Research 2.0: Rise of the Citizen-Scientist and the Death of Privacy

by Craig Klugman, Ph.D.

On Monday I attended a symposium on inter-professional education. During a session on new technologies in medicine (telemedicine, wearables, and mobile devices) I brought up the question of preserving privacy. The foundation sponsoring the event replied to me, “There is no such thing as privacy. It’s dead.” For someone who works in bioethics, serves on an IRB, and was formerly a journalist, this notion is scary. Perhaps, I have simply been in denial. After all, I use a mobile phone that tracks my position, synchs with the cloud, and provides much convenience. In exchange, my information is collected, analyzed, sorted, and used for marketing and more.

Another sign of the end of privacy is the Open Humans Network, a project of the Harvard Personal Genome Project. The project has researchers at Harvard, NYU, and UC San Diego backed by grants from the Knight Foundation and Robert Wood Johnson. The project seeks to connect people willing to share their personal information with researchers on an open platform.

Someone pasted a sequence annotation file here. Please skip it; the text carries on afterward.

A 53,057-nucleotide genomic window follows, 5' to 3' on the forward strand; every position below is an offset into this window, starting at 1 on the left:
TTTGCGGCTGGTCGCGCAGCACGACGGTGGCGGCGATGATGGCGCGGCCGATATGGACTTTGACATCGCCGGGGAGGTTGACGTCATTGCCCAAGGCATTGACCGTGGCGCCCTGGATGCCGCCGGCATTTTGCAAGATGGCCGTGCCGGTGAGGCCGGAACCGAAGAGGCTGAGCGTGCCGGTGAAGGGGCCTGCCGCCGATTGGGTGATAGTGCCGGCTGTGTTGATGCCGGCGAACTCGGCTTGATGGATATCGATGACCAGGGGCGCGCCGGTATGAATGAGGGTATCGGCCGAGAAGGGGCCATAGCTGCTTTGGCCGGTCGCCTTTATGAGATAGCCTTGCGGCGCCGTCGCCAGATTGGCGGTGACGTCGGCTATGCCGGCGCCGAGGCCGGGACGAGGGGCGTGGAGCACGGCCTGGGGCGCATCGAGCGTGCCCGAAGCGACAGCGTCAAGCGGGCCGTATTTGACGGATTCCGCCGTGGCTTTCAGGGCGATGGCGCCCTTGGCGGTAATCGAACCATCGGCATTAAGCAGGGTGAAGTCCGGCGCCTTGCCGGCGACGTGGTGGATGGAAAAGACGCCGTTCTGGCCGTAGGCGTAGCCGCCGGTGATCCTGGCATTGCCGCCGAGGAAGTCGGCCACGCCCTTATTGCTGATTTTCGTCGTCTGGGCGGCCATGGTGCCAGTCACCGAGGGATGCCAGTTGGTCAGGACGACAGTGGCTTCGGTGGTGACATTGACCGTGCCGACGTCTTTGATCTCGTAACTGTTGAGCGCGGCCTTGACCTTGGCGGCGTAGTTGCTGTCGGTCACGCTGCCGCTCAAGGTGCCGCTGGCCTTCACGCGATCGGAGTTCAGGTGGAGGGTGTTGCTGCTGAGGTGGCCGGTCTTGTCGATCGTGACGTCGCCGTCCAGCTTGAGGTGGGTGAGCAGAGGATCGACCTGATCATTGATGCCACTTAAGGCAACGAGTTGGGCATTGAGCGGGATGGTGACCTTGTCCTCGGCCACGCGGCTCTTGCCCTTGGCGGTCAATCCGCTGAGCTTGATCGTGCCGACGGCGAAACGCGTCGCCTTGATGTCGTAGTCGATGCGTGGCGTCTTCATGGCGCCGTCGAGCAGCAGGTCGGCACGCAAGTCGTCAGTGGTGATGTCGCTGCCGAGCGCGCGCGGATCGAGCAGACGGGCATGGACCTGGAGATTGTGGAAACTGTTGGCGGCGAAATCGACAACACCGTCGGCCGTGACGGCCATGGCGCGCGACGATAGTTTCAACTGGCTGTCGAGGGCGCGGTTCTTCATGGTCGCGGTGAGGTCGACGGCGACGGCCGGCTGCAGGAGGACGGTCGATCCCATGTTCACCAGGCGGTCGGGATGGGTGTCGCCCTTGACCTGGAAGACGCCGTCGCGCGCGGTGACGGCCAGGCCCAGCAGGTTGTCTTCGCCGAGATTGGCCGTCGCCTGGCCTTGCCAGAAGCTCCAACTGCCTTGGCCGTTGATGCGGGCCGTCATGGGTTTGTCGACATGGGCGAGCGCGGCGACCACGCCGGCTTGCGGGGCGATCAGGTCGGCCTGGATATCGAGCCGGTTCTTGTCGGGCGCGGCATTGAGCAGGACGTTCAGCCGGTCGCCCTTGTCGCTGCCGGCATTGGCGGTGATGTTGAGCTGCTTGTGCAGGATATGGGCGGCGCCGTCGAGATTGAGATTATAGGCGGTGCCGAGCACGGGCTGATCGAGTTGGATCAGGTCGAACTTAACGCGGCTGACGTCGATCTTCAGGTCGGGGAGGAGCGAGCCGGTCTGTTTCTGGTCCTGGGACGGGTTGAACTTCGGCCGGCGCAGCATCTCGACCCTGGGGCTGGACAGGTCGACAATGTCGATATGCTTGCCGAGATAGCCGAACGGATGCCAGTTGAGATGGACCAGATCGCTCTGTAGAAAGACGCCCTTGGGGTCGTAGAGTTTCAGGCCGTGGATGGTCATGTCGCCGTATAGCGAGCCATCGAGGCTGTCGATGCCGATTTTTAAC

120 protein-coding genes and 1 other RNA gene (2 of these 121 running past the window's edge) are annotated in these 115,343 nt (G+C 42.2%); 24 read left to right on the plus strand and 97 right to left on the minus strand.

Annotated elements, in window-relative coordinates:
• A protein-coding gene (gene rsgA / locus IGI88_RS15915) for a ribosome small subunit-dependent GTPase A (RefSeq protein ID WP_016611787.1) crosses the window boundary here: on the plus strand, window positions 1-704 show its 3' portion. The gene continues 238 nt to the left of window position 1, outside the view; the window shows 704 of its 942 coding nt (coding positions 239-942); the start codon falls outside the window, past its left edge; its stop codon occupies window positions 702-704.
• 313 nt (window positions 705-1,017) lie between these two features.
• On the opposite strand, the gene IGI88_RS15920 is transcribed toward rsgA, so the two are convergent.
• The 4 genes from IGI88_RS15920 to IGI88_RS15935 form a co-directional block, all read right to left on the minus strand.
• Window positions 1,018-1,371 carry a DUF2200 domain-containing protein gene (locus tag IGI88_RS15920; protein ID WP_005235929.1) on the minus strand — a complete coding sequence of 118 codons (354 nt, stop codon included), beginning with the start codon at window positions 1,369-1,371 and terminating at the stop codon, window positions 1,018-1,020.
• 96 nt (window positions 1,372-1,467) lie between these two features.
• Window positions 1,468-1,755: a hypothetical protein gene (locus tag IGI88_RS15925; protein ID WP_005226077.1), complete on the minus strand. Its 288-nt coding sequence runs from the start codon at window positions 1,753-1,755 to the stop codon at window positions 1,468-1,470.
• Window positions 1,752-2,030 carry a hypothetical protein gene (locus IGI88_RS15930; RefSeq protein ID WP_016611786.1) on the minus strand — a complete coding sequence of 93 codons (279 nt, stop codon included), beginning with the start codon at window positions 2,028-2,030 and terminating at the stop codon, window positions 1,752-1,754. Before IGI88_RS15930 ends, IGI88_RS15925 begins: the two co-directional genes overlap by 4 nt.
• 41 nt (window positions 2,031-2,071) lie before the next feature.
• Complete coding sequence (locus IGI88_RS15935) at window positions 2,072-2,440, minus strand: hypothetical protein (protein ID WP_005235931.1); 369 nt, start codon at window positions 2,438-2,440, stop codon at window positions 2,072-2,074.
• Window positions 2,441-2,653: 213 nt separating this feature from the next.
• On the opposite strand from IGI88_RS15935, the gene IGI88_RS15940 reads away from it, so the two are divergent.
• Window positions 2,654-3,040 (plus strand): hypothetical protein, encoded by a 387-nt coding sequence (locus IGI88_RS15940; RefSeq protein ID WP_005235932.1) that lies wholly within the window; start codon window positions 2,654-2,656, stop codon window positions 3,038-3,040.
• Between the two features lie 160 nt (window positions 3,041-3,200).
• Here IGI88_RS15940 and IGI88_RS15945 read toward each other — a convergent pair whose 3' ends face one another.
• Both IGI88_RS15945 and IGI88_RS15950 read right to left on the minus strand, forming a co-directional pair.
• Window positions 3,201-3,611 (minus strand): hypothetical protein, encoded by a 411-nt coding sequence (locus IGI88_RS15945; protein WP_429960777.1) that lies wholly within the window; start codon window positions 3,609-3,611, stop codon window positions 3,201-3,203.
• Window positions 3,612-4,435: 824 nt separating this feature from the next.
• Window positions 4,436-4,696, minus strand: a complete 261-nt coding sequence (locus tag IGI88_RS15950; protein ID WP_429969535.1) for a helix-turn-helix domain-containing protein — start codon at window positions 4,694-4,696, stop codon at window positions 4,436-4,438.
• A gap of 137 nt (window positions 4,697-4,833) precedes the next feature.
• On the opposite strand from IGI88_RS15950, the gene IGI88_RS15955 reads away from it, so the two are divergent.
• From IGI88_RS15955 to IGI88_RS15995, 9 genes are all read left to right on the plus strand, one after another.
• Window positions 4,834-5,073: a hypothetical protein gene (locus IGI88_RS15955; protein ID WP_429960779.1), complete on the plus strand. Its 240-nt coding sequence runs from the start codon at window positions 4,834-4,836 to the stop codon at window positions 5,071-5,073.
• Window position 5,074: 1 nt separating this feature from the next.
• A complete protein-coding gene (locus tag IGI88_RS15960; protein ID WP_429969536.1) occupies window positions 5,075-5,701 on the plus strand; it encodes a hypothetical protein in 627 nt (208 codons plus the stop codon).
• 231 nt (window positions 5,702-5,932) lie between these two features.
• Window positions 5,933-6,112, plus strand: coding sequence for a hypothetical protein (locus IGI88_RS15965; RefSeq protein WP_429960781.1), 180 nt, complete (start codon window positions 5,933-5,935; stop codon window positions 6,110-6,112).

“The value of sharing data is abundantly clear, and technical barriers are now surmountable thanks to the Internet and advances in information technology. The remaining barriers are legal and ethical, not technical.” The study protocol goes on to explain that promises of privacy “restrain” researchers in “data silos.” Such “silos” mean there are limitations on sharing data between studies and researchers on different projects, between subjects, and with the public.

If that was not concerning enough, consider that participants are called “members” not subjects. This makes people feel more like part of a club rather than an object of study.

The views, opinions and positions expressed by these authors and blogs are theirs and do not necessarily represent that of the Bioethics Research Library and Kennedy Institute of Ethics or Georgetown University.